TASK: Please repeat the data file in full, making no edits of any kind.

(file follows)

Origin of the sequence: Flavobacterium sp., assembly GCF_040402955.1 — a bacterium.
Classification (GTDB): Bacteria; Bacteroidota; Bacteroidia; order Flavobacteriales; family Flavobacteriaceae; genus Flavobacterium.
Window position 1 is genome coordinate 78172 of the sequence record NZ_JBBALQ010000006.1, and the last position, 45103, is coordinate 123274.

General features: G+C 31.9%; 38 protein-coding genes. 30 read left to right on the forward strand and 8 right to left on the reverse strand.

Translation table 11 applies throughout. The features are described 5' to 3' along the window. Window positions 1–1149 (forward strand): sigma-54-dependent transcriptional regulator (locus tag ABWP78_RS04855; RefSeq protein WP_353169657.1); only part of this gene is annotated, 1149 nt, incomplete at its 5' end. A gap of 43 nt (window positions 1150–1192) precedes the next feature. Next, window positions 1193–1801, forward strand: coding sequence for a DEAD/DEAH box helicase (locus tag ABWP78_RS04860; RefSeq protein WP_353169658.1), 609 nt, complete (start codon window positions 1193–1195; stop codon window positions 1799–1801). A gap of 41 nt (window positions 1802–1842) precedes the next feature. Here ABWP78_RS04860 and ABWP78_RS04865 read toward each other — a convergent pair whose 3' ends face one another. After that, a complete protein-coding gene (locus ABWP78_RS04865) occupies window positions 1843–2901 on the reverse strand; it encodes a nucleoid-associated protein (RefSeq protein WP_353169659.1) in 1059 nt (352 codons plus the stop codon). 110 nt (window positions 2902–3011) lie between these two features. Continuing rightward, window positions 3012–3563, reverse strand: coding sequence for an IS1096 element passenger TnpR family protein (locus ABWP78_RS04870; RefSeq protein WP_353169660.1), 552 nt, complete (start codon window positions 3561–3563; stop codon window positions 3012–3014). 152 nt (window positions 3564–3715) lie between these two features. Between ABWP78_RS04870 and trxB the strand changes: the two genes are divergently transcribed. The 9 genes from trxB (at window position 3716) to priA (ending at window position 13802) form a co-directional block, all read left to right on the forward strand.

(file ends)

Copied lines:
Origin of the sequence: Flavobacterium sp., assembly GCF_040402955.1 — a bacterium.
Classification (GTDB): Bacteria; Bacteroidota; Bacteroidia; order Flavobacteriales; family Flavobacteriaceae; genus Flavobacterium.
Window position 1 is genome coordinate 78172 of the sequence record NZ_JBBALQ010000006.1, and the last position, 45103, is coordinate 123274.

General features: G+C 31.9%; 38 protein-coding genes. 30 read left to right on the forward strand and 8 right to left on the reverse strand.

Translation table 11 applies throughout. The features are described 5' to 3' along the window. Window positions 1–1149 (forward strand): sigma-54-dependent transcriptional regulator (locus tag ABWP78_RS04855; RefSeq protein WP_353169657.1); only part of this gene is annotated, 1149 nt, incomplete at its 5' end. A gap of 43 nt (window positions 1150–1192) precedes the next feature. Next, window positions 1193–1801, forward strand: coding sequence for a DEAD/DEAH box helicase (locus tag ABWP78_RS04860; RefSeq protein WP_353169658.1), 609 nt, complete (start codon window positions 1193–1195; stop codon window positions 1799–1801). A gap of 41 nt (window positions 1802–1842) precedes the next feature. Here ABWP78_RS04860 and ABWP78_RS04865 read toward each other — a convergent pair whose 3' ends face one another. After that, a complete protein-coding gene (locus ABWP78_RS04865) occupies window positions 1843–2901 on the reverse strand; it encodes a nucleoid-associated protein (RefSeq protein WP_353169659.1) in 1059 nt (352 codons plus the stop codon). 110 nt (window positions 2902–3011) lie between these two features. Continuing rightward, window positions 3012–3563, reverse strand: coding sequence for an IS1096 element passenger TnpR family protein (locus ABWP78_RS04870; RefSeq protein WP_353169660.1), 552 nt, complete (start codon window positions 3561–3563; stop codon window positions 3012–3014). 152 nt (window positions 3564–3715) lie between these two features. Between ABWP78_RS04870 and trxB the strand changes: the two genes are divergently transcribed. The 9 genes from trxB (at window position 3716) to priA (ending at window position 13802) form a co-directional block, all read left to right on the forward strand.